The National:


Winner in 2016: Christine Grahame (SNP)

THE names Tweeddale and Lauderdale were once synonymous with the former Liberal party leader David Steel. He was Westminster MP for the old constituency of Tweeddale, Ettrick and Lauderdale after its creation in 1983, and prior to that had represented the predecessor seat of Roxburgh, Selkirk and Peebles.

But when Steel launched a bid to become the first presiding officer of the Scottish Parliament in 1999, he opted for the regional list route, rather than standing for the Holyrood version of his former constituency.

It was left to the lesser-known Ian Jenkins to be the LibDem standard bearer, and he managed a solid but not overwhelming victory over the SNP’s Christine Creech (now Christine Grahame) in second place – a highly creditable result for the SNP in a seat that at Westminster level had never been fertile territory for them. Their previous best placing was third, and fourth had tended to be the norm.

Creech went a step further in 2003 by running the new LibDem candidate Jeremy Purvis incredibly close – the gap was just 2%. That can only really be attributed to a strong local campaign, because the SNP’s national vote was going backwards.

When the SNP took power at Holyrood for the first time in 2007, the seat would have fallen to them on a uniform swing, but instead there was something of a correction after the unexpected result four years earlier. The LibDem vote rose by almost as much as the SNP’s, and Purvis’s margin of victory remained roughly unchanged.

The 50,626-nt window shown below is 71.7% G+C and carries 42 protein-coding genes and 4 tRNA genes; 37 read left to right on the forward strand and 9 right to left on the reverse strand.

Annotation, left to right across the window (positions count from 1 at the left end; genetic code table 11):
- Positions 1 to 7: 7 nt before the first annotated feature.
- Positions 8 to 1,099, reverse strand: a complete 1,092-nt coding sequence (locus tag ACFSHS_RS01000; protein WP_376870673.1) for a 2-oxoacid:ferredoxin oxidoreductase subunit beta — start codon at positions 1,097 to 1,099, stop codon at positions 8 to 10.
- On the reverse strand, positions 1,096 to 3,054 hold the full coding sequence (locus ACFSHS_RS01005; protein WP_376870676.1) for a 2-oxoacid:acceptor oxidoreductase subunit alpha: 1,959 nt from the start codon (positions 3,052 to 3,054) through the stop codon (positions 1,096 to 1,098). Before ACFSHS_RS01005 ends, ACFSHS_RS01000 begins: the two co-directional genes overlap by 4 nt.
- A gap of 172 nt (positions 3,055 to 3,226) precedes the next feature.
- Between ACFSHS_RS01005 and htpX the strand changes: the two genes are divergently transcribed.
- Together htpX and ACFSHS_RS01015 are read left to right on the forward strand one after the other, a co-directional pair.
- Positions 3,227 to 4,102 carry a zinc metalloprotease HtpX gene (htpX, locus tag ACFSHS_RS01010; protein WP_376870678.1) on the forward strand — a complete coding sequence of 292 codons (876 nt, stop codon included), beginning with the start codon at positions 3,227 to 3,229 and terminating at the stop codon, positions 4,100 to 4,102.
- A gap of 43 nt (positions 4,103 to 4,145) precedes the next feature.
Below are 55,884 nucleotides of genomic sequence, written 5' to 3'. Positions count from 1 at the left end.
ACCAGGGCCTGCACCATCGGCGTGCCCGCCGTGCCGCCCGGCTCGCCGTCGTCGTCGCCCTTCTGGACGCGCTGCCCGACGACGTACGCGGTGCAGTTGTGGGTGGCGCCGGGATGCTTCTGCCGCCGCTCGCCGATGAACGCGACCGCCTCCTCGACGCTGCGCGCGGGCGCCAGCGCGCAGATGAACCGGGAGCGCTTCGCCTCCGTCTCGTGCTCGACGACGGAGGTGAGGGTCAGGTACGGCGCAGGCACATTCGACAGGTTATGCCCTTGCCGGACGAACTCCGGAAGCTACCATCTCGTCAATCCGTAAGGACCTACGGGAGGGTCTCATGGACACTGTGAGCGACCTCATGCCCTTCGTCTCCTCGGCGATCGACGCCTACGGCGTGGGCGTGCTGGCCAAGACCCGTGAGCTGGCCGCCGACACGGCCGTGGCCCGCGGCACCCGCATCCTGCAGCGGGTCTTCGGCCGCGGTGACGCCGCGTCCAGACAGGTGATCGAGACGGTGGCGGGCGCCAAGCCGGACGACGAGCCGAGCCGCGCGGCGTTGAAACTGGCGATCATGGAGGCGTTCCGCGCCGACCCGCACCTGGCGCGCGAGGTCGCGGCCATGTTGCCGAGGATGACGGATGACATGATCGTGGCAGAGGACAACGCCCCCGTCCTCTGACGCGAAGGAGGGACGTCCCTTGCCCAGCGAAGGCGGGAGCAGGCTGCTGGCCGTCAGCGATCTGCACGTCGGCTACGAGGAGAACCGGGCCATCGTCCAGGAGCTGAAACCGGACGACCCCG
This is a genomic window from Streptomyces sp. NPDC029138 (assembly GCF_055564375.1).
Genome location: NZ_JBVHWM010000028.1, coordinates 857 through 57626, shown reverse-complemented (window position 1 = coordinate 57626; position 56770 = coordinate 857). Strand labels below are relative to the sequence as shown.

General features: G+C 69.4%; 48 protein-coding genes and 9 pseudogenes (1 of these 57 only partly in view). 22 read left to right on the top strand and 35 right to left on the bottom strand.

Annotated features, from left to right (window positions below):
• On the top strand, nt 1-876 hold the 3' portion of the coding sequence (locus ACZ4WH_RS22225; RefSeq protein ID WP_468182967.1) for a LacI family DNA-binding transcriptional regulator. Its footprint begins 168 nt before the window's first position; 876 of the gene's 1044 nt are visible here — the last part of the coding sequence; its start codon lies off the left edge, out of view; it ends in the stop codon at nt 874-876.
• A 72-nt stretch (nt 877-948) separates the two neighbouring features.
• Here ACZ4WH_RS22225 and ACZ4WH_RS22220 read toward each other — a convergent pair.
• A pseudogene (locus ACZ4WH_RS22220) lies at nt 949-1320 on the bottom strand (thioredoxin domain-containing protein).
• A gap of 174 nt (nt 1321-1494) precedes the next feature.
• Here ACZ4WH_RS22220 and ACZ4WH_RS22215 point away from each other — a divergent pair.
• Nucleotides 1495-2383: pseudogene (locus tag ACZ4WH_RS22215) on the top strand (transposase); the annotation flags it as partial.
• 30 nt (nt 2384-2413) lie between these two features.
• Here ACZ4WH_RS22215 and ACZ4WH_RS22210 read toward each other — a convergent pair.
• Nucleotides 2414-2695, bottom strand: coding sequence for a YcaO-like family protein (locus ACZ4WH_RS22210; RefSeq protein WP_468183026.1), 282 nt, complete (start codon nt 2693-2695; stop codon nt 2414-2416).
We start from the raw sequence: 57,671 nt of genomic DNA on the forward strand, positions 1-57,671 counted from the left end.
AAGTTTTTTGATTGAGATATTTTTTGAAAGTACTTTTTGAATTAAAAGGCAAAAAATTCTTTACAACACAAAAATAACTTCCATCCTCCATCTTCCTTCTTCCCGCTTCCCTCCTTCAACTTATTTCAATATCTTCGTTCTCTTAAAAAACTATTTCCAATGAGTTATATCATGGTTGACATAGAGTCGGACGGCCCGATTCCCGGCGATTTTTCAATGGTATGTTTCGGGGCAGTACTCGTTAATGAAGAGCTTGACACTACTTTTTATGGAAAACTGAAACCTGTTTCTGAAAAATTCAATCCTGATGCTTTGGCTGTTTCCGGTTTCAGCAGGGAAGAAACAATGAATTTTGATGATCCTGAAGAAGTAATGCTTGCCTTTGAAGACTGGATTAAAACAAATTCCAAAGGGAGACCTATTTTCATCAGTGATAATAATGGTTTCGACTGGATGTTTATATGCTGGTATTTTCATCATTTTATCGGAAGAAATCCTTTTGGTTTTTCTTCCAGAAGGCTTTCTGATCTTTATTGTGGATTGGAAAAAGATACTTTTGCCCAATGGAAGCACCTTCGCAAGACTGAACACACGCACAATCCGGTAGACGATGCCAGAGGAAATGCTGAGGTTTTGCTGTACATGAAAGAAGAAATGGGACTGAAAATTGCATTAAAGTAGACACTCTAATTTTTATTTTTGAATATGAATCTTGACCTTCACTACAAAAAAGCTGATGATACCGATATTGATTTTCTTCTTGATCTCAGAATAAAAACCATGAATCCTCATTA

However, by 2011 the LibDems’ luck had completely run out. Not only had their national vote slumped due to the unpopularity of Nick Clegg’s decision to go into coalition with David Cameron, the constituency itself was radically withdrawn to bring in a chunk of the old Midlothian seat, where the LibDem tradition was never as strong.

It was arguably a minor miracle, and a tribute to Purvis’s personal vote, that he managed second place and a respectable vote share of 28%. But nothing could stop Christine Grahame finally taking the seat for the SNP, and her majority was a stunning 4924 votes.

When former Scottish LibDem strongholds have fallen in recent years, the subsequent election has tended to go one of two ways. Either there’s a LibDem resurgence caused by Tory voters concluding that the LibDems are the best tactical option to defeat the SNP, or the residual LibDem vote totally collapses, clearing the path for the Tories to become the main challengers.

For whatever reason, the latter happened in Midlothian South, Tweeddale and Lauderdale in 2016. There was an enormous swing from the LibDems to the Tories of around 17 percentage points, leaving the new LibDem candidate Kris Chapman in a dismal fourth place. It looks like Purvis needn’t even have bothered keeping the flame alive five years earlier, because it’s hard to see any way back for the LibDems now.

Even with the Tory surge, the SNP weren’t seriously threatened in 2016 – Grahame’s majority over the Tory candidate Michelle Ballantyne was several hundred votes bigger than her majority over Purvis in 2011.

Ballantyne has since defected to Reform UK, the rebranded version of the Brexit Party. That shouldn’t make any difference to the Tories’ status as the local challengers, but with a hefty swing of more than 8% required for the seat to change hands, the likelihood is that Grahame will be re-elected once again at the age of 76.